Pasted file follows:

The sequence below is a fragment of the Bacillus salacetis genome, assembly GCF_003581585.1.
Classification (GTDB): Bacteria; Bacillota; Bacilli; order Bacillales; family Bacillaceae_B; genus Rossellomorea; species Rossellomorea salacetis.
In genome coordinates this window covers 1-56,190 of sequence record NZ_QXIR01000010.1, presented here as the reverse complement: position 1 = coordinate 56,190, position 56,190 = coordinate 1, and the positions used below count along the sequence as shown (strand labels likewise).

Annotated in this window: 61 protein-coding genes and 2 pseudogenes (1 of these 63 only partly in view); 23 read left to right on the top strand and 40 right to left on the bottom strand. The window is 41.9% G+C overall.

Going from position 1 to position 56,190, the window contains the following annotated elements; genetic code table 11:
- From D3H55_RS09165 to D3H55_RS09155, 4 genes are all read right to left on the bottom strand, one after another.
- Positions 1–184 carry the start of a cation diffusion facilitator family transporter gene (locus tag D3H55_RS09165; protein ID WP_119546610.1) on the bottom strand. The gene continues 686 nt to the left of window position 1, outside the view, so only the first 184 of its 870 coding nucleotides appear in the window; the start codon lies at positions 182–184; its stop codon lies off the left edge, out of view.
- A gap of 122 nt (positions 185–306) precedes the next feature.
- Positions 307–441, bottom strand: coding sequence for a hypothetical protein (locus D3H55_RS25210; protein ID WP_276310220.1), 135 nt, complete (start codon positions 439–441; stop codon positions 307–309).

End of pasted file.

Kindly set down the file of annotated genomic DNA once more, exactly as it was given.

The sequence below is a fragment of the Bacillus salacetis genome, assembly GCF_003581585.1.
Classification (GTDB): Bacteria; Bacillota; Bacilli; order Bacillales; family Bacillaceae_B; genus Rossellomorea; species Rossellomorea salacetis.
In genome coordinates this window covers 1-56,190 of sequence record NZ_QXIR01000010.1, presented here as the reverse complement: position 1 = coordinate 56,190, position 56,190 = coordinate 1, and the positions used below count along the sequence as shown (strand labels likewise).

Annotated in this window: 61 protein-coding genes and 2 pseudogenes (1 of these 63 only partly in view); 23 read left to right on the top strand and 40 right to left on the bottom strand. The window is 41.9% G+C overall.

Going from position 1 to position 56,190, the window contains the following annotated elements; genetic code table 11:
- From D3H55_RS09165 to D3H55_RS09155, 4 genes are all read right to left on the bottom strand, one after another.
- Positions 1–184 carry the start of a cation diffusion facilitator family transporter gene (locus tag D3H55_RS09165; protein ID WP_119546610.1) on the bottom strand. The gene continues 686 nt to the left of window position 1, outside the view, so only the first 184 of its 870 coding nucleotides appear in the window; the start codon lies at positions 182–184; its stop codon lies off the left edge, out of view.
- A gap of 122 nt (positions 185–306) precedes the next feature.
- Positions 307–441, bottom strand: coding sequence for a hypothetical protein (locus D3H55_RS25210; protein ID WP_276310220.1), 135 nt, complete (start codon positions 439–441; stop codon positions 307–309).